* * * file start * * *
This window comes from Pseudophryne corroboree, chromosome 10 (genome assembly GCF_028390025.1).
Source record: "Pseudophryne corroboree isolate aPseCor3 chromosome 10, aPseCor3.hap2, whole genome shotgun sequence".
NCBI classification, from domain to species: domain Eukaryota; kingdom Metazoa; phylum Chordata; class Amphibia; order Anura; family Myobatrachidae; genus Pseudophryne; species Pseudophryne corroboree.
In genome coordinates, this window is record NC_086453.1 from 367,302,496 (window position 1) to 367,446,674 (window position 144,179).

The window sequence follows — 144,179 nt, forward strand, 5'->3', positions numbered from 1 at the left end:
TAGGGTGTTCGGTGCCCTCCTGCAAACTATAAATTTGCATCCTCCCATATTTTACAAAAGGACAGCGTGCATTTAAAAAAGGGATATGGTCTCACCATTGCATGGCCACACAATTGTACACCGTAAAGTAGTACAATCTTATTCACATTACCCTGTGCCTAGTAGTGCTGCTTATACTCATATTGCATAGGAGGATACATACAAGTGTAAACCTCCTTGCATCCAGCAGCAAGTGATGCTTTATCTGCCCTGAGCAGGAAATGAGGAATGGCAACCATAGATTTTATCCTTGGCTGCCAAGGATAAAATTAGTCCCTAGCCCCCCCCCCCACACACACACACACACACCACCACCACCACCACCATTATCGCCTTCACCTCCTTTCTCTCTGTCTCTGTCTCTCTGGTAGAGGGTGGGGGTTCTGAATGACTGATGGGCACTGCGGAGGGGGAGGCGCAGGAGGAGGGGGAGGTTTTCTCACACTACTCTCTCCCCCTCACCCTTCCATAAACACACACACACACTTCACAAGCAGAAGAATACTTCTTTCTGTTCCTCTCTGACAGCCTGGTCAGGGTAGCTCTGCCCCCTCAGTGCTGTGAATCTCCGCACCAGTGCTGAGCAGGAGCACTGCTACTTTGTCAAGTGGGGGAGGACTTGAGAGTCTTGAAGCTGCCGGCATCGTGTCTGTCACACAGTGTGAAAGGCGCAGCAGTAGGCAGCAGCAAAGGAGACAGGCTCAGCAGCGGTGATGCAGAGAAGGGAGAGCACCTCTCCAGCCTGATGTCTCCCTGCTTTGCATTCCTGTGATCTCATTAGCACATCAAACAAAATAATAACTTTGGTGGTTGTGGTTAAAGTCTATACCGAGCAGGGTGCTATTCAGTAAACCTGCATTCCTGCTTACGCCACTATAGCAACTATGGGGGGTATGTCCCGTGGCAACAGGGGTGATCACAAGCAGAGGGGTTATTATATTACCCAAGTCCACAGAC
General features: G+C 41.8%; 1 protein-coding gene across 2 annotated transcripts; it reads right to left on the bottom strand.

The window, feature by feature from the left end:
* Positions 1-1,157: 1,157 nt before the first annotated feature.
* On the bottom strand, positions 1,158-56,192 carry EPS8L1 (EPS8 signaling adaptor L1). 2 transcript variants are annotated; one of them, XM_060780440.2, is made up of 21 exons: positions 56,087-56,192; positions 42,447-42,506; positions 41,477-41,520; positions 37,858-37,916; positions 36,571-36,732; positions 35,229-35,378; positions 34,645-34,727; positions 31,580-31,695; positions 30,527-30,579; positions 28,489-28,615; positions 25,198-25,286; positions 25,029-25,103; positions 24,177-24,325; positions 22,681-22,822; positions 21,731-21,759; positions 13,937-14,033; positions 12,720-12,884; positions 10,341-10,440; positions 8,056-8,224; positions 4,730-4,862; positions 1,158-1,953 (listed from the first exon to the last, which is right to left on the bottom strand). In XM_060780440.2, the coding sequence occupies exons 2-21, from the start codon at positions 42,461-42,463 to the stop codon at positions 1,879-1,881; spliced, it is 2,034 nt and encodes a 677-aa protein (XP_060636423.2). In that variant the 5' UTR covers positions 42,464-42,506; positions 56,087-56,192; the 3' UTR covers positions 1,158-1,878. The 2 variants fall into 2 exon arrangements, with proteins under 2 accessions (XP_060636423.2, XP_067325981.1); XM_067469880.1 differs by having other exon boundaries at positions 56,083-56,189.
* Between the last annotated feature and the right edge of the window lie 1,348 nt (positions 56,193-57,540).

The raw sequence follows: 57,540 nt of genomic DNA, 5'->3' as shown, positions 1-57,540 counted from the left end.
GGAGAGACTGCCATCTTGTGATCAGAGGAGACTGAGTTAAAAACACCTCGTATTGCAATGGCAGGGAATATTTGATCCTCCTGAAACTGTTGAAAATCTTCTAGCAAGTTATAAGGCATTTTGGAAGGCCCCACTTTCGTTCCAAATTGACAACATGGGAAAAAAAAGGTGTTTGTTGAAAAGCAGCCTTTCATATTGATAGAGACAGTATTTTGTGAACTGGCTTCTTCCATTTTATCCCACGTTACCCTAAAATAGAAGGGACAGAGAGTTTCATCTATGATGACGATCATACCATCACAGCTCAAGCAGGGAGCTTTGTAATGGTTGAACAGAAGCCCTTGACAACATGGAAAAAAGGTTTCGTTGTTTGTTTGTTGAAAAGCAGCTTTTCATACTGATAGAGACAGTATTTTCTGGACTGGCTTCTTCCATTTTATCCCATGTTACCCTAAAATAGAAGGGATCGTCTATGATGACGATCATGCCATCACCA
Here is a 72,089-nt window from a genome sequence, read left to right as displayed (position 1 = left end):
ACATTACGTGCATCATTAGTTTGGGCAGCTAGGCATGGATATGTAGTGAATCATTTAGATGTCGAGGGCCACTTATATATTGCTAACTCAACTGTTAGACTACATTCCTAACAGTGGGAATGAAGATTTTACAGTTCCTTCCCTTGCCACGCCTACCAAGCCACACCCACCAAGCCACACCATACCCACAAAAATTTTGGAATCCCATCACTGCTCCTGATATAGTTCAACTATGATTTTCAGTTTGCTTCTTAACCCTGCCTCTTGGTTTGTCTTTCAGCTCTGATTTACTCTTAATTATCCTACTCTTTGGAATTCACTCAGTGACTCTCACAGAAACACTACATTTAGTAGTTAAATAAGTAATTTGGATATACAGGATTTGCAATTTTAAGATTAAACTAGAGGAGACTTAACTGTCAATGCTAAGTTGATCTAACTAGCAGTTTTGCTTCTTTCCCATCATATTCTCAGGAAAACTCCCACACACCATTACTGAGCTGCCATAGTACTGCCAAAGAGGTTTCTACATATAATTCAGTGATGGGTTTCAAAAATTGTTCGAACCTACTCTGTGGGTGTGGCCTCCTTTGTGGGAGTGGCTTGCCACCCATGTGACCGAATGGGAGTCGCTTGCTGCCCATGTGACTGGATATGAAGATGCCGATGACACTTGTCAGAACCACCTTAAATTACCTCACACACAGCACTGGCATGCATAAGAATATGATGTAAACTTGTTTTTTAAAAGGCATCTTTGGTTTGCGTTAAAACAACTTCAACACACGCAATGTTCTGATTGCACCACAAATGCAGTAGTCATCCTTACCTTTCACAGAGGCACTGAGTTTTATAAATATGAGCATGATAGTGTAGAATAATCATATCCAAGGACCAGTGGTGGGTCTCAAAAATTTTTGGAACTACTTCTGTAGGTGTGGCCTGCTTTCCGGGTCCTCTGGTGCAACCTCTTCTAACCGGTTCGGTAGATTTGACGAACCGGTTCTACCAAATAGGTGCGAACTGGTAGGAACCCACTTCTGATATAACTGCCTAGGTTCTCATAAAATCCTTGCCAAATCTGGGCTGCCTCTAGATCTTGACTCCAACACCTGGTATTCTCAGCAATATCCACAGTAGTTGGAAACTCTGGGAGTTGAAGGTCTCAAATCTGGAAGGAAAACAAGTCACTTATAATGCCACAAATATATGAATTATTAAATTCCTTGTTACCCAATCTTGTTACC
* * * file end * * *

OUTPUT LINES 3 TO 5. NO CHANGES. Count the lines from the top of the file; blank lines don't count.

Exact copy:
NCBI classification, from domain to species: domain Eukaryota; kingdom Metazoa; phylum Chordata; class Amphibia; order Anura; family Myobatrachidae; genus Pseudophryne; species Pseudophryne corroboree.
In genome coordinates, this window is record NC_086453.1 from 367,302,496 (window position 1) to 367,446,674 (window position 144,179).

The window sequence follows — 144,179 nt, forward strand, 5'->3', positions numbered from 1 at the left end: